Thursday, March 26, 2009

Keynote: Discovering new development opportunities (Satoru Iwata, Nintendo)

The day starts out with a packed room, all waiting to hear the keynote to be delivered by Satoru Iwata, President of Nintendo.  With the unquestionable success of the Nintendo products worldwide this talk is to pull back the curtain a bit on some the ideas and methods that have lead to this success.

Iwata started off by presenting the obligatory numbers slides showing how much success both the Wii and DS have shown in recent history.  No one can take that away from them, they have several successful platforms currently.

Iwata then started to discuss, arguably the most important developer at Nintendo, Mr. Miyamoto.  He explained that Miyamoto is one of the main reasons for the continued success.  He explained in somewhat detailed terms, how Miyamoto’s development style has achieved this success.

Mr. Miyamoto first starts with a core concept, as do most software projects.  One of the differences comes from where Miyamoto pulls the new ideas from.  He is fascinated with studying humans and their behaviors, specifically, when they are doing something that makes them happy.  He will draw on this, to come up the concept for the new piece of software that he is attempting to create.  For example, he got a dog for his family, and out of this, was born Nintendogs.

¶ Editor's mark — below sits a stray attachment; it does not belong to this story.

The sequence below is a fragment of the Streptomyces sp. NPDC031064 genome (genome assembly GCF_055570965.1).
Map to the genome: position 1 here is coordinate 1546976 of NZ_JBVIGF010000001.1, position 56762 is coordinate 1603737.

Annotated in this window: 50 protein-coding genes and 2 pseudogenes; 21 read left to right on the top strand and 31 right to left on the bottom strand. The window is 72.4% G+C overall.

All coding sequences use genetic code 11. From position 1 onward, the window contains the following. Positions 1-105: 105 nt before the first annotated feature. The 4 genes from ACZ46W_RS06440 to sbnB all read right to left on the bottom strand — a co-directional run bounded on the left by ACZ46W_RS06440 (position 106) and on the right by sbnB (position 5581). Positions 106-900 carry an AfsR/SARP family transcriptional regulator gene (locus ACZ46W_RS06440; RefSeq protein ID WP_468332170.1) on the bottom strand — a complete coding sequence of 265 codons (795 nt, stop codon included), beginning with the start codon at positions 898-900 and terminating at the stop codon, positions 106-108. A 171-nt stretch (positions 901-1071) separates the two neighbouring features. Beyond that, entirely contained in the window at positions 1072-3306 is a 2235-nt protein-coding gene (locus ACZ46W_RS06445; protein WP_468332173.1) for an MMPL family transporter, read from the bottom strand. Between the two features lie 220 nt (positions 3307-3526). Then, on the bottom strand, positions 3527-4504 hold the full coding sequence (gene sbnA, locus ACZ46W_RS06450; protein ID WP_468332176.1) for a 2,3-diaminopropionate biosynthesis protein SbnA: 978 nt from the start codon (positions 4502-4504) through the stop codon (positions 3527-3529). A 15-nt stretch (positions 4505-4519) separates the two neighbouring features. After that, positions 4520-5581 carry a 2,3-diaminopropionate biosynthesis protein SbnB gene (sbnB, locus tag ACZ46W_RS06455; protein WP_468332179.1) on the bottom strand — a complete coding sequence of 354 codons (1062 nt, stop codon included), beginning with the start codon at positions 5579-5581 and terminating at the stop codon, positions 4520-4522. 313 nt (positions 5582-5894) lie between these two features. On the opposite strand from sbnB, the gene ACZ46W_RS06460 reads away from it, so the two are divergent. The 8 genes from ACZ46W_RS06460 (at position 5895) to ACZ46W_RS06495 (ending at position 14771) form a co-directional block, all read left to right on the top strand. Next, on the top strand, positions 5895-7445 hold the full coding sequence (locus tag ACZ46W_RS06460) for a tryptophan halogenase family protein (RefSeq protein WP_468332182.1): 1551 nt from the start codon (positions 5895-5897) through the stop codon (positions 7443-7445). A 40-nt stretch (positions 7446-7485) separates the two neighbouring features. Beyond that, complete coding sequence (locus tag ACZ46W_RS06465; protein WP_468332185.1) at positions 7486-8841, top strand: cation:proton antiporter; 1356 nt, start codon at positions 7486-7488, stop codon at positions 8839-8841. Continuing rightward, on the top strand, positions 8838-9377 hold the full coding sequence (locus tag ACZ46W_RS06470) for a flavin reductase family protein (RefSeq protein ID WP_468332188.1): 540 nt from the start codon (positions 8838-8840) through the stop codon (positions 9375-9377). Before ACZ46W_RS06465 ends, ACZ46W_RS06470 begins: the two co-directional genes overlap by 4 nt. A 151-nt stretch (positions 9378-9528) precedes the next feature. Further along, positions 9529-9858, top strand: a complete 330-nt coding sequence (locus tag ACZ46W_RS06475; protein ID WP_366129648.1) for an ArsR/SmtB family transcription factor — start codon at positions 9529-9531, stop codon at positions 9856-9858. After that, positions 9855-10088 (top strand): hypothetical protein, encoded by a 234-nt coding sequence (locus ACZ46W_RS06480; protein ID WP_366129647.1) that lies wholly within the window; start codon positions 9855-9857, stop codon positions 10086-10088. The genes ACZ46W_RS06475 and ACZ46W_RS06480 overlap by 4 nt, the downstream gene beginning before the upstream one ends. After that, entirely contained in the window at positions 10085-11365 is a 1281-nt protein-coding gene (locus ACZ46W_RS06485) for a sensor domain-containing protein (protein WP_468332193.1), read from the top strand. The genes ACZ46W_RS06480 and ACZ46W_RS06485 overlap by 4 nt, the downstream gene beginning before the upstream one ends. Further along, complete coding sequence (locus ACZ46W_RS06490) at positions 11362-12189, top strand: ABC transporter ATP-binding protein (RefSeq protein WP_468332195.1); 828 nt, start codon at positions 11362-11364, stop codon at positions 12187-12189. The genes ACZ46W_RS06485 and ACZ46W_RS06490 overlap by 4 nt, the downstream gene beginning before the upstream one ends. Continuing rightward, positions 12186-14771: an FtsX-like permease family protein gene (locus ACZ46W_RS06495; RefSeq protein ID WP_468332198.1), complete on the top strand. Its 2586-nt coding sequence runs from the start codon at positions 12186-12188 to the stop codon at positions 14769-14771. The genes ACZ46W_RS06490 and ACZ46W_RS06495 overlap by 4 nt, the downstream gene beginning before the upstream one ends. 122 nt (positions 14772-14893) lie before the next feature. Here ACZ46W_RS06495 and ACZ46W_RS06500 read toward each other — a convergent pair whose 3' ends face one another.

Of course, having a good idea for a game concept, and following this through to release of a successful title are 2 very different things.  This brings up the next key point.  This is Miyamoto’s software development style.  He typically will form a very small team (sometimes even just one developer) and they will work on a prototype, or rather a series of prototypes.  At this stage, the graphics are very crude (boxes).  They will work on this for how ever long this takes to perfect the core concept.   At this stage, no even the president of the company will ask how things are going, or when this will be ready for the next stage.  It should be noted that sometimes at this stage, work will be done, but then shelved.  This could happen for various reasons, but almost always, at least some of this will be used at a later time.

If the prototyping has met Miyamoto’s satisfaction, only at this stage will others be brought in on the game.   This is where the polish comes in (graphics) and such, but the core gameplay is pretty much guaranteed at this point.  This saves from the issue of after spending time on later polish items, a core gameplay elements requires a rewrite.  This almost never happens with this style.

Nintendo also has some unique “playtest” elements to the project.  They do not conduct formal playtests.  Instead, Miyamoto will “kidnap” an employee (non-technical) and have them play the game (with no help).  He then checks to see how it works out.  If they are able to understand a play with no help, the dev team has done their job.  If not, its a failure and will be readjusted.

Next, Iwata unveiled the new Virtual console with larger SD support and options to run from SD.  Also some game demos of future titles were shown.  Also, Rhythm Heaven was introduced, and he gave everyone in attendance a free copy, before this can be bought.

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